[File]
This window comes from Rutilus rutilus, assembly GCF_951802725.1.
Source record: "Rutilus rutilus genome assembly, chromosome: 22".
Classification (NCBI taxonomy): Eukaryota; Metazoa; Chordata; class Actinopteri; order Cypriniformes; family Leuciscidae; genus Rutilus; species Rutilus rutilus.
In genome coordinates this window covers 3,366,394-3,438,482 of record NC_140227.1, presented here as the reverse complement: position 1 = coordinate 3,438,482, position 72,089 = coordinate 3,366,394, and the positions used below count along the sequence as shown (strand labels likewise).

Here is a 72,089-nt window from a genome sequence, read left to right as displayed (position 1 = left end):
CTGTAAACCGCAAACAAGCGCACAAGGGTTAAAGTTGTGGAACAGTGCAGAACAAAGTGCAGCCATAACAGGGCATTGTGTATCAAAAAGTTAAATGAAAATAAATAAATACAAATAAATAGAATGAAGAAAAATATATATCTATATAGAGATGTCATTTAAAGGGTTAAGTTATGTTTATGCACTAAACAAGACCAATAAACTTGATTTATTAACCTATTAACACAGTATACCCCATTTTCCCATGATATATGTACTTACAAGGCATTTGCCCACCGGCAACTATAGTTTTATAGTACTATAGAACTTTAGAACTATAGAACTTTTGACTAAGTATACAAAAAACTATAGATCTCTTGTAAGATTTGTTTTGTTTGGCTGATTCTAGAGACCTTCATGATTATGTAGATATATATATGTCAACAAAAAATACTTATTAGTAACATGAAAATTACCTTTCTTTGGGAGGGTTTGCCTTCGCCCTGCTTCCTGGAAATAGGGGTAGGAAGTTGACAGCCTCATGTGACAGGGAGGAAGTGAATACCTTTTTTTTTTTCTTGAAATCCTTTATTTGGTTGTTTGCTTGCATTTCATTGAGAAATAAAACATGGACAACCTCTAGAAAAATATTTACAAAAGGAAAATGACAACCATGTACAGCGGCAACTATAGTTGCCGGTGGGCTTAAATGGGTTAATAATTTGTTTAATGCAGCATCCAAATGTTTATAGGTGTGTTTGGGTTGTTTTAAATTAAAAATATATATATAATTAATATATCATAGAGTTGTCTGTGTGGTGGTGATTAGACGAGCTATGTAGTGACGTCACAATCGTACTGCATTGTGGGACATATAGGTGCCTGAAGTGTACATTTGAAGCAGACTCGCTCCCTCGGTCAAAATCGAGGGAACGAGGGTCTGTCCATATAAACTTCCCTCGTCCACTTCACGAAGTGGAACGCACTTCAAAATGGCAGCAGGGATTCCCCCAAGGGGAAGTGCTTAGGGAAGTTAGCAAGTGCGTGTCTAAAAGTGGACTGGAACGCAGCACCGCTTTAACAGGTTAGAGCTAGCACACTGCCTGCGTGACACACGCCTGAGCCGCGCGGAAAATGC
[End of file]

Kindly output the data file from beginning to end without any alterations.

This window comes from Rutilus rutilus, assembly GCF_951802725.1.
Source record: "Rutilus rutilus genome assembly, chromosome: 22".
Classification (NCBI taxonomy): Eukaryota; Metazoa; Chordata; class Actinopteri; order Cypriniformes; family Leuciscidae; genus Rutilus; species Rutilus rutilus.
In genome coordinates this window covers 3,366,394-3,438,482 of record NC_140227.1, presented here as the reverse complement: position 1 = coordinate 3,438,482, position 72,089 = coordinate 3,366,394, and the positions used below count along the sequence as shown (strand labels likewise).

Here is a 72,089-nt window from a genome sequence, read left to right as displayed (position 1 = left end):
CTGTAAACCGCAAACAAGCGCACAAGGGTTAAAGTTGTGGAACAGTGCAGAACAAAGTGCAGCCATAACAGGGCATTGTGTATCAAAAAGTTAAATGAAAATAAATAAATACAAATAAATAGAATGAAGAAAAATATATATCTATATAGAGATGTCATTTAAAGGGTTAAGTTATGTTTATGCACTAAACAAGACCAATAAACTTGATTTATTAACCTATTAACACAGTATACCCCATTTTCCCATGATATATGTACTTACAAGGCATTTGCCCACCGGCAACTATAGTTTTATAGTACTATAGAACTTTAGAACTATAGAACTTTTGACTAAGTATACAAAAAACTATAGATCTCTTGTAAGATTTGTTTTGTTTGGCTGATTCTAGAGACCTTCATGATTATGTAGATATATATATGTCAACAAAAAATACTTATTAGTAACATGAAAATTACCTTTCTTTGGGAGGGTTTGCCTTCGCCCTGCTTCCTGGAAATAGGGGTAGGAAGTTGACAGCCTCATGTGACAGGGAGGAAGTGAATACCTTTTTTTTTTTCTTGAAATCCTTTATTTGGTTGTTTGCTTGCATTTCATTGAGAAATAAAACATGGACAACCTCTAGAAAAATATTTACAAAAGGAAAATGACAACCATGTACAGCGGCAACTATAGTTGCCGGTGGGCTTAAATGGGTTAATAATTTGTTTAATGCAGCATCCAAATGTTTATAGGTGTGTTTGGGTTGTTTTAAATTAAAAATATATATATAATTAATATATCATAGAGTTGTCTGTGTGGTGGTGATTAGACGAGCTATGTAGTGACGTCACAATCGTACTGCATTGTGGGACATATAGGTGCCTGAAGTGTACATTTGAAGCAGACTCGCTCCCTCGGTCAAAATCGAGGGAACGAGGGTCTGTCCATATAAACTTCCCTCGTCCACTTCACGAAGTGGAACGCACTTCAAAATGGCAGCAGGGATTCCCCCAAGGGGAAGTGCTTAGGGAAGTTAGCAAGTGCGTGTCTAAAAGTGGACTGGAACGCAGCACCGCTTTAACAGGTTAGAGCTAGCACACTGCCTGCGTGACACACGCCTGAGCCGCGCGGAAAATGC